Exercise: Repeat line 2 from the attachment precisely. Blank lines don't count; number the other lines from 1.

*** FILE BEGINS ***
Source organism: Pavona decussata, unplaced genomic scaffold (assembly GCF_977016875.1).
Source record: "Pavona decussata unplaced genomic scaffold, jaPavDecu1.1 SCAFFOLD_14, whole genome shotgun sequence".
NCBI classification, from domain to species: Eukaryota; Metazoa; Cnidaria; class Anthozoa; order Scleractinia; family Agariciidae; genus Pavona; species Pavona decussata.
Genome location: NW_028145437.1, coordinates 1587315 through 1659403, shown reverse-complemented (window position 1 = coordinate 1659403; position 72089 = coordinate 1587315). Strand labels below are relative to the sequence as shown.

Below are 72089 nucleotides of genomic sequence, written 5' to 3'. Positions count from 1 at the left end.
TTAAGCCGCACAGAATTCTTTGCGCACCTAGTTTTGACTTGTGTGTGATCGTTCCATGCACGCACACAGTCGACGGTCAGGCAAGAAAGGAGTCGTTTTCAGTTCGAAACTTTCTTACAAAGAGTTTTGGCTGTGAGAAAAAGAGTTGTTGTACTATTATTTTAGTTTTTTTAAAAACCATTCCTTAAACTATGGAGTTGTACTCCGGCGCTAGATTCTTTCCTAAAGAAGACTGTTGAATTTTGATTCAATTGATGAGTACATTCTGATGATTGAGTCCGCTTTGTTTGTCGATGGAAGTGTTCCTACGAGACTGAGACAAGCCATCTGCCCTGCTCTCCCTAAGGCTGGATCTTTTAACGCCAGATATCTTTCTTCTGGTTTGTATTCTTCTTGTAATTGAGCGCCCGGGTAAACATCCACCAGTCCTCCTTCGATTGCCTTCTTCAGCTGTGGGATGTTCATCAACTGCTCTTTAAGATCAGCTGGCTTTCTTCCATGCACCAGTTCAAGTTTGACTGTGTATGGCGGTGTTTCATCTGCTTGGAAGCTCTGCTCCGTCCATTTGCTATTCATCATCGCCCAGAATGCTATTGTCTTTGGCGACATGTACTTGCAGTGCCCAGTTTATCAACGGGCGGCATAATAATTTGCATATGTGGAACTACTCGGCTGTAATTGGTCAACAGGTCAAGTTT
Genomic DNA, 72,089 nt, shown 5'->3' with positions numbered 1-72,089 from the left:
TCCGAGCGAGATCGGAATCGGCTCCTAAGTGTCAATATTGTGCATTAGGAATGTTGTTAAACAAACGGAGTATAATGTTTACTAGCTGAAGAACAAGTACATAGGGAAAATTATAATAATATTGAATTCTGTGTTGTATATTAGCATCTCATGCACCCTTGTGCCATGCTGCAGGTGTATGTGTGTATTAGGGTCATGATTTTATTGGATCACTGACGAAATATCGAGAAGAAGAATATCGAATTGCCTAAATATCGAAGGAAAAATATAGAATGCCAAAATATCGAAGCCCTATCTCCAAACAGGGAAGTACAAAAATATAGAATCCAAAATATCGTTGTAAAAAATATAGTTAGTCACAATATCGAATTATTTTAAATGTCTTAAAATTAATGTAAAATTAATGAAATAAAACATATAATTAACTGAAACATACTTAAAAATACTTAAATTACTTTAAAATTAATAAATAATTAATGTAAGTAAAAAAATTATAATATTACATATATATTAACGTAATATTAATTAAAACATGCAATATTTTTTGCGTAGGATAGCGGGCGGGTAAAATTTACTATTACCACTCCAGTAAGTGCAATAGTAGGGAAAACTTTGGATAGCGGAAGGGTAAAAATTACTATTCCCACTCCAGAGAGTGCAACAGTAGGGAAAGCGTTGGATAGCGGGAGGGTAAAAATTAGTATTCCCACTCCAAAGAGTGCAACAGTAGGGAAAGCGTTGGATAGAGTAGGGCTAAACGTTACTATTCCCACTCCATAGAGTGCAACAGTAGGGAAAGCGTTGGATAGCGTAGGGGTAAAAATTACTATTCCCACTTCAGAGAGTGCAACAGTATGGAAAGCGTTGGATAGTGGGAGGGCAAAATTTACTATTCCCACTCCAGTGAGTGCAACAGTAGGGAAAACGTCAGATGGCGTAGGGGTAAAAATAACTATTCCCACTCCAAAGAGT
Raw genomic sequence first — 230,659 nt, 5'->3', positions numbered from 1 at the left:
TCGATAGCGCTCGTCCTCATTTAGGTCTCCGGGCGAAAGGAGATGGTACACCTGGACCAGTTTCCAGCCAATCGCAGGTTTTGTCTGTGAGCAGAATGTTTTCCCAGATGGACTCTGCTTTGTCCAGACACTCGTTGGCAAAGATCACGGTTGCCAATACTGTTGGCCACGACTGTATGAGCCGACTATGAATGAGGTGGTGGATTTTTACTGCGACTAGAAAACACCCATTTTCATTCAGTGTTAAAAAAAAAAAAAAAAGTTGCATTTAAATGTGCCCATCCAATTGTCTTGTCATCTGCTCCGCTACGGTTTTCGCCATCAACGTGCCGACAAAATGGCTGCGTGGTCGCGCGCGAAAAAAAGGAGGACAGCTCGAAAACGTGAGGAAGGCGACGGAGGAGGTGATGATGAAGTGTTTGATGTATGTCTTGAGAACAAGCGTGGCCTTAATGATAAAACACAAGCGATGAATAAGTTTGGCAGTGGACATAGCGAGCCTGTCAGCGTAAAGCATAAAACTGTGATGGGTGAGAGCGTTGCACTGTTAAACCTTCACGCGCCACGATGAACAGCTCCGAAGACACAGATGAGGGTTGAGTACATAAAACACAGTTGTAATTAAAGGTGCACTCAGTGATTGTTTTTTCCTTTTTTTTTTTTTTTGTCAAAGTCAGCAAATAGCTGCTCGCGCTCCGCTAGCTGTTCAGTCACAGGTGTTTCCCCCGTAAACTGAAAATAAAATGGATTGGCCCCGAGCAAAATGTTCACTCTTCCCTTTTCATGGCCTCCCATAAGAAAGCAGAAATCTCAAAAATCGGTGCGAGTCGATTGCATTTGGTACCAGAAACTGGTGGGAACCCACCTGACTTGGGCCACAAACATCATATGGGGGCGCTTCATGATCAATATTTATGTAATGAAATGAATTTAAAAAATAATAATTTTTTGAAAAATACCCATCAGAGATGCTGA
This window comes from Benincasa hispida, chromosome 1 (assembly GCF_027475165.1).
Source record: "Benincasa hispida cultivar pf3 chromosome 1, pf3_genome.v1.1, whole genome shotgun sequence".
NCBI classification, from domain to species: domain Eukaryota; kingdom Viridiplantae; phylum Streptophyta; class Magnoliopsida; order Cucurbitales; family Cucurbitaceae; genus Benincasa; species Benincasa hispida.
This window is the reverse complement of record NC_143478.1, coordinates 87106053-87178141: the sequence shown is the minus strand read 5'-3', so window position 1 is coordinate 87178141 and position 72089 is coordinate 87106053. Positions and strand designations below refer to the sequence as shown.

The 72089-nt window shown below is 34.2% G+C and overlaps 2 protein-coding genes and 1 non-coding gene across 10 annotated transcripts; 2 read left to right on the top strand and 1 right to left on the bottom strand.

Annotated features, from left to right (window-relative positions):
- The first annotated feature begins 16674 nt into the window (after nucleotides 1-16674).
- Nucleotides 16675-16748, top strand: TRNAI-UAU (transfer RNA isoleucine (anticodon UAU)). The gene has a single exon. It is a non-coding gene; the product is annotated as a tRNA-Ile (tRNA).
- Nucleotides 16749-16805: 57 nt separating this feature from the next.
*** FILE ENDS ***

Source record: "Pavona decussata unplaced genomic scaffold, jaPavDecu1.1 SCAFFOLD_14, whole genome shotgun sequence".